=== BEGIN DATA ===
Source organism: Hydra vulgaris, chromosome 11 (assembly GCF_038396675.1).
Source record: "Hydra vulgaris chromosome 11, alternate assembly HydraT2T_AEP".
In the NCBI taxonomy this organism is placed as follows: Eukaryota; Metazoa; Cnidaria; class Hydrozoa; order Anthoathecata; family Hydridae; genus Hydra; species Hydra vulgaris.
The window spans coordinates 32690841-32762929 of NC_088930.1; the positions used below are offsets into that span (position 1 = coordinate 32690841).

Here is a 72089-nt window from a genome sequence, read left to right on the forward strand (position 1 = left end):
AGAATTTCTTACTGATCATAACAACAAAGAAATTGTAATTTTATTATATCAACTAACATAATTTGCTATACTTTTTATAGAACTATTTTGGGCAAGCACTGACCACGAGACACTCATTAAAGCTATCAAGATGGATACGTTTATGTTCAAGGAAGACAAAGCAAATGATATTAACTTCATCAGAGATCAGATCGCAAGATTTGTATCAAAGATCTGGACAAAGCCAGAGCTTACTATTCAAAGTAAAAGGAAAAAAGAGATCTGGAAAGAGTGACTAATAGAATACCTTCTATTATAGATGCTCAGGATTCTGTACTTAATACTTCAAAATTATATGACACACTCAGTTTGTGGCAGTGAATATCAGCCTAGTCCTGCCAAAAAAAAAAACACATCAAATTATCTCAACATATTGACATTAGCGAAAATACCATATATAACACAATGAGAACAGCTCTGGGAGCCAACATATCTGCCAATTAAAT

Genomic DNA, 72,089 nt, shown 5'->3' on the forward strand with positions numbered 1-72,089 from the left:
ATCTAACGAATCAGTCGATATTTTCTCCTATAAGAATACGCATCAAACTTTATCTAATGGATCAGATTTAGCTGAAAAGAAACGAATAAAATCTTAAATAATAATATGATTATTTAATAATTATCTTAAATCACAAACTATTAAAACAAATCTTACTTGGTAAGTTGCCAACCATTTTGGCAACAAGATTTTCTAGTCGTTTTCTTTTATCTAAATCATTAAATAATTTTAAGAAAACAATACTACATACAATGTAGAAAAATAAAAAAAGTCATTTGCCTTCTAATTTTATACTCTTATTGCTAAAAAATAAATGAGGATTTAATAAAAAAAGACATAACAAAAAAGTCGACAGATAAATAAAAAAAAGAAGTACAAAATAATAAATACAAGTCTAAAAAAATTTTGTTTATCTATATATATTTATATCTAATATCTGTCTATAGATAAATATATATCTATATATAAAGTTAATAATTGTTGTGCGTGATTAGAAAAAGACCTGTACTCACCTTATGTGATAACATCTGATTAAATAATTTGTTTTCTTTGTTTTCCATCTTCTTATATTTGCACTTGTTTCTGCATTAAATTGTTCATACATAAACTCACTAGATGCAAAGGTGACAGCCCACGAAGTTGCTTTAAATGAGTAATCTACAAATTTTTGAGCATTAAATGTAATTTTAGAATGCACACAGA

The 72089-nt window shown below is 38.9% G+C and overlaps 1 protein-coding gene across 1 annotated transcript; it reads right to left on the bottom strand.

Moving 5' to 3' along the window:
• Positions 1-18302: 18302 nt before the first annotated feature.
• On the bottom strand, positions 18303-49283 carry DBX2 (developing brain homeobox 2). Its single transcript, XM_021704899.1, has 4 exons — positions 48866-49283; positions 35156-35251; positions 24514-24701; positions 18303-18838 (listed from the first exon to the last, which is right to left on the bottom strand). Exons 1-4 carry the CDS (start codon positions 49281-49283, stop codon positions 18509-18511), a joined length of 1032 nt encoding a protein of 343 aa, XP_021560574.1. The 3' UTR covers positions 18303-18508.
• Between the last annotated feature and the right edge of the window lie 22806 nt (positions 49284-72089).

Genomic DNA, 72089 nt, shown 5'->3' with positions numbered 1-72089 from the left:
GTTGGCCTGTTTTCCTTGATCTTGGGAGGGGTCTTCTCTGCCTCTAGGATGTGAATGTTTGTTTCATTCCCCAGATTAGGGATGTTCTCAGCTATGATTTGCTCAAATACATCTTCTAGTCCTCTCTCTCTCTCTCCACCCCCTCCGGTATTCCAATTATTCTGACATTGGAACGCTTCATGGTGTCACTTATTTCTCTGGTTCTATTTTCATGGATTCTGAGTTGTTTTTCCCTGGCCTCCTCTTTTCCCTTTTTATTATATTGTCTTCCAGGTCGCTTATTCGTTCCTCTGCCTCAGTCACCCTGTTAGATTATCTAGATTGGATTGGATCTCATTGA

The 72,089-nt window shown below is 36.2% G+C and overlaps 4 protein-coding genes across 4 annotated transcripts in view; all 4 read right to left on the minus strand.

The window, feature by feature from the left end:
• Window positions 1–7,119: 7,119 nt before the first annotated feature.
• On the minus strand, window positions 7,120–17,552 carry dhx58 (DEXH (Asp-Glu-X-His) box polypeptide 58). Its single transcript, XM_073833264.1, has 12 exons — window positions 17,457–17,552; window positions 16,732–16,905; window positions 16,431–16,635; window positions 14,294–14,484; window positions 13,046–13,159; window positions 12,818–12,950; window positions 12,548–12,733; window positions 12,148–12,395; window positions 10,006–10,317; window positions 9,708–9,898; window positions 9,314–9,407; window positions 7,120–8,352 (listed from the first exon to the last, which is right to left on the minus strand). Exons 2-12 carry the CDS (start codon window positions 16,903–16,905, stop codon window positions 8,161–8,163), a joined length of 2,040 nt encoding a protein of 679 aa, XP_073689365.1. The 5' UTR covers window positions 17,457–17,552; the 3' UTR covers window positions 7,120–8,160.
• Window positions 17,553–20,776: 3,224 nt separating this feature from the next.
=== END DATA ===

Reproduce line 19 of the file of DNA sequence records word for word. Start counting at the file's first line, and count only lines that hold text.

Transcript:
• On the minus strand, window positions 7,120–17,552 carry dhx58 (DEXH (Asp-Glu-X-His) box polypeptide 58). Its single transcript, XM_073833264.1, has 12 exons — window positions 17,457–17,552; window positions 16,732–16,905; window positions 16,431–16,635; window positions 14,294–14,484; window positions 13,046–13,159; window positions 12,818–12,950; window positions 12,548–12,733; window positions 12,148–12,395; window positions 10,006–10,317; window positions 9,708–9,898; window positions 9,314–9,407; window positions 7,120–8,352 (listed from the first exon to the last, which is right to left on the minus strand). Exons 2-12 carry the CDS (start codon window positions 16,903–16,905, stop codon window positions 8,161–8,163), a joined length of 2,040 nt encoding a protein of 679 aa, XP_073689365.1. The 5' UTR covers window positions 17,457–17,552; the 3' UTR covers window positions 7,120–8,160.